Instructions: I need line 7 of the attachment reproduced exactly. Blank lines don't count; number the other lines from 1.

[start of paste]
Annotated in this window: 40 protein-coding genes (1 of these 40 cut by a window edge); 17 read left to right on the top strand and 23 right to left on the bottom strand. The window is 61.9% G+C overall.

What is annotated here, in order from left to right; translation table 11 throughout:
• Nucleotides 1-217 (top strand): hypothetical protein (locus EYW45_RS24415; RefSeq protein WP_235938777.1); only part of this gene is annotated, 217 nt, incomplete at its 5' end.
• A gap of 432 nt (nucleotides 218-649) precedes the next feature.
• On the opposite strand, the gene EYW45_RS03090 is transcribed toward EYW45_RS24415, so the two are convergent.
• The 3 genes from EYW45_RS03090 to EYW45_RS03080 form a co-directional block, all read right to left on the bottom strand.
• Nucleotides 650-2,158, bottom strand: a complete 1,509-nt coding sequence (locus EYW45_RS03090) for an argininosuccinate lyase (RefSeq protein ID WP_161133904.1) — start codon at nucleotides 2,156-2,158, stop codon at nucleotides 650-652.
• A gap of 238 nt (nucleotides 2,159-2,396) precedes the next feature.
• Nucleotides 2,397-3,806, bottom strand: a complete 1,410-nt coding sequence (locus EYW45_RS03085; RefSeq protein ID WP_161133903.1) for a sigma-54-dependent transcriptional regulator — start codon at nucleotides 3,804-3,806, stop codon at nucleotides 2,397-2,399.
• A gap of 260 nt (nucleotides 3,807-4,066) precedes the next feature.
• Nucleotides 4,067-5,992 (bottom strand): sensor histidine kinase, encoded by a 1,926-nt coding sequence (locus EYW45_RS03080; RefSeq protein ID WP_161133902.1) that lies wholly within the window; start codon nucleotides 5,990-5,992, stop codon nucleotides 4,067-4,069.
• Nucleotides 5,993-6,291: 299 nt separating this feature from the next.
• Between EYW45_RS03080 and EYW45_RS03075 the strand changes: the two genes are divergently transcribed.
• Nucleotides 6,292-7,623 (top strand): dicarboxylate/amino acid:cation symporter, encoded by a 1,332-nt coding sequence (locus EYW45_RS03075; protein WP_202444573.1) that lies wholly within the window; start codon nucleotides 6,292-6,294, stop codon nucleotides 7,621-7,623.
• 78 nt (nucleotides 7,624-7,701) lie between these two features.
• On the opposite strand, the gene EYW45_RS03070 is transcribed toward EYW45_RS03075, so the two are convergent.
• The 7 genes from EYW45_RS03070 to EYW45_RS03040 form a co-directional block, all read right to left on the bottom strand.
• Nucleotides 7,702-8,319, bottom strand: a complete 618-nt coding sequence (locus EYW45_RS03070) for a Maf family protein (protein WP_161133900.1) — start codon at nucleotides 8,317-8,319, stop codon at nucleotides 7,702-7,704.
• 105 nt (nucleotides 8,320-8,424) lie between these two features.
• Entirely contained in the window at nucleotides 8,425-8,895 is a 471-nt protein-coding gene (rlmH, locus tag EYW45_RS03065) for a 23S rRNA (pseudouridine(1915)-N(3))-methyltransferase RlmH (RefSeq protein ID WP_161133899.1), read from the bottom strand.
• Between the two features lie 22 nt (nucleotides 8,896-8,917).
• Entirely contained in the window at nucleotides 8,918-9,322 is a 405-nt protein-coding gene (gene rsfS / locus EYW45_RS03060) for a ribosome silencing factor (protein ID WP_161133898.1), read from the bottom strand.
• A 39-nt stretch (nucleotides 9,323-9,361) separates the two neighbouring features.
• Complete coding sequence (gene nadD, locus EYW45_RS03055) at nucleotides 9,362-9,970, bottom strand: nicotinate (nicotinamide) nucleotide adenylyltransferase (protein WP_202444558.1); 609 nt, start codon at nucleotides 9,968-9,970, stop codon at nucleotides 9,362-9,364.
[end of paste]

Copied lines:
• Nucleotides 650-2,158, bottom strand: a complete 1,509-nt coding sequence (locus EYW45_RS03090) for an argininosuccinate lyase (RefSeq protein ID WP_161133904.1) — start codon at nucleotides 2,156-2,158, stop codon at nucleotides 650-652.